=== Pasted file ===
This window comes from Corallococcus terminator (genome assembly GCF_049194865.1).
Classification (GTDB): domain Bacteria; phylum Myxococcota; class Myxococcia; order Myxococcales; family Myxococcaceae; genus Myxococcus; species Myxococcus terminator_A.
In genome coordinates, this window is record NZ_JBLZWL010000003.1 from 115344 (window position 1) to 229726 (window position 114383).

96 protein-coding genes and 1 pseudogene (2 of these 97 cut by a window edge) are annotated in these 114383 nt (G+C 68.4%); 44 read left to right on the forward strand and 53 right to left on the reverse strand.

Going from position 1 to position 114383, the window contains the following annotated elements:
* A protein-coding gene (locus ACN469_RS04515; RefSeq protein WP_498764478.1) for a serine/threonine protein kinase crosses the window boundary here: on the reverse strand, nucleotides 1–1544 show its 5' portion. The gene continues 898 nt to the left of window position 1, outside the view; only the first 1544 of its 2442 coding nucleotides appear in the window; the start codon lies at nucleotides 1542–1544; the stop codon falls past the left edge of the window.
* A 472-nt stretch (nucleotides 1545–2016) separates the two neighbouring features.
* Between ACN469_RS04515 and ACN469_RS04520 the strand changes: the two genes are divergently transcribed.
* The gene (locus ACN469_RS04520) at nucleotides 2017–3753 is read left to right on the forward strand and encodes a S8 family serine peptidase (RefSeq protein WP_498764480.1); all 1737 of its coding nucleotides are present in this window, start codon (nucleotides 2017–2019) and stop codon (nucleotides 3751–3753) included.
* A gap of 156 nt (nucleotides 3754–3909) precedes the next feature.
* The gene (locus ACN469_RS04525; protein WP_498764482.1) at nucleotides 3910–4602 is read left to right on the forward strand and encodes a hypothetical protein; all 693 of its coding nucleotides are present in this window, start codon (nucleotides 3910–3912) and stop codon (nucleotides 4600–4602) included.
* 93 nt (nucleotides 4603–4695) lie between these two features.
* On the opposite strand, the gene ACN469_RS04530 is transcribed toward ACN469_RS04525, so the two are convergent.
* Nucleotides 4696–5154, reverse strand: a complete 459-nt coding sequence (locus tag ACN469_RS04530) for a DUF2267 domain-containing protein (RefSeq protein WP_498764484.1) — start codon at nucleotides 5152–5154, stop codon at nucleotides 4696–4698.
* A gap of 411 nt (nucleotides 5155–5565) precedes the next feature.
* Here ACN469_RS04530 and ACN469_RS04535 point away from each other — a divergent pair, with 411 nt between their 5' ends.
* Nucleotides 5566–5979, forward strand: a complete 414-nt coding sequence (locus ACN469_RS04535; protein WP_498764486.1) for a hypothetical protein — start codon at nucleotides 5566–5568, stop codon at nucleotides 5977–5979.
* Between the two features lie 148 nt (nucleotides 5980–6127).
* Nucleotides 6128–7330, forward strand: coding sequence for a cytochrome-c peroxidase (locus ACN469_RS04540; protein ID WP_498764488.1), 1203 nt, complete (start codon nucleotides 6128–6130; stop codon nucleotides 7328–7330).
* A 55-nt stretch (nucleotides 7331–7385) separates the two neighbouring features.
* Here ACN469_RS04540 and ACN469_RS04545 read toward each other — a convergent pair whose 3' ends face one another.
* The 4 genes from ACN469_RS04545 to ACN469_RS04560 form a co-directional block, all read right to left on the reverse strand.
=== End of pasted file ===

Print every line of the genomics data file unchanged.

This window comes from Corallococcus terminator (genome assembly GCF_049194865.1).
Classification (GTDB): domain Bacteria; phylum Myxococcota; class Myxococcia; order Myxococcales; family Myxococcaceae; genus Myxococcus; species Myxococcus terminator_A.
In genome coordinates, this window is record NZ_JBLZWL010000003.1 from 115344 (window position 1) to 229726 (window position 114383).

96 protein-coding genes and 1 pseudogene (2 of these 97 cut by a window edge) are annotated in these 114383 nt (G+C 68.4%); 44 read left to right on the forward strand and 53 right to left on the reverse strand.

Going from position 1 to position 114383, the window contains the following annotated elements:
* A protein-coding gene (locus ACN469_RS04515; RefSeq protein WP_498764478.1) for a serine/threonine protein kinase crosses the window boundary here: on the reverse strand, nucleotides 1–1544 show its 5' portion. The gene continues 898 nt to the left of window position 1, outside the view; only the first 1544 of its 2442 coding nucleotides appear in the window; the start codon lies at nucleotides 1542–1544; the stop codon falls past the left edge of the window.
* A 472-nt stretch (nucleotides 1545–2016) separates the two neighbouring features.
* Between ACN469_RS04515 and ACN469_RS04520 the strand changes: the two genes are divergently transcribed.
* The gene (locus ACN469_RS04520) at nucleotides 2017–3753 is read left to right on the forward strand and encodes a S8 family serine peptidase (RefSeq protein WP_498764480.1); all 1737 of its coding nucleotides are present in this window, start codon (nucleotides 2017–2019) and stop codon (nucleotides 3751–3753) included.
* A gap of 156 nt (nucleotides 3754–3909) precedes the next feature.
* The gene (locus ACN469_RS04525; protein WP_498764482.1) at nucleotides 3910–4602 is read left to right on the forward strand and encodes a hypothetical protein; all 693 of its coding nucleotides are present in this window, start codon (nucleotides 3910–3912) and stop codon (nucleotides 4600–4602) included.
* 93 nt (nucleotides 4603–4695) lie between these two features.
* On the opposite strand, the gene ACN469_RS04530 is transcribed toward ACN469_RS04525, so the two are convergent.
* Nucleotides 4696–5154, reverse strand: a complete 459-nt coding sequence (locus tag ACN469_RS04530) for a DUF2267 domain-containing protein (RefSeq protein WP_498764484.1) — start codon at nucleotides 5152–5154, stop codon at nucleotides 4696–4698.
* A gap of 411 nt (nucleotides 5155–5565) precedes the next feature.
* Here ACN469_RS04530 and ACN469_RS04535 point away from each other — a divergent pair, with 411 nt between their 5' ends.
* Nucleotides 5566–5979, forward strand: a complete 414-nt coding sequence (locus ACN469_RS04535; protein WP_498764486.1) for a hypothetical protein — start codon at nucleotides 5566–5568, stop codon at nucleotides 5977–5979.
* Between the two features lie 148 nt (nucleotides 5980–6127).
* Nucleotides 6128–7330, forward strand: coding sequence for a cytochrome-c peroxidase (locus ACN469_RS04540; protein ID WP_498764488.1), 1203 nt, complete (start codon nucleotides 6128–6130; stop codon nucleotides 7328–7330).
* A 55-nt stretch (nucleotides 7331–7385) separates the two neighbouring features.
* Here ACN469_RS04540 and ACN469_RS04545 read toward each other — a convergent pair whose 3' ends face one another.
* The 4 genes from ACN469_RS04545 to ACN469_RS04560 form a co-directional block, all read right to left on the reverse strand.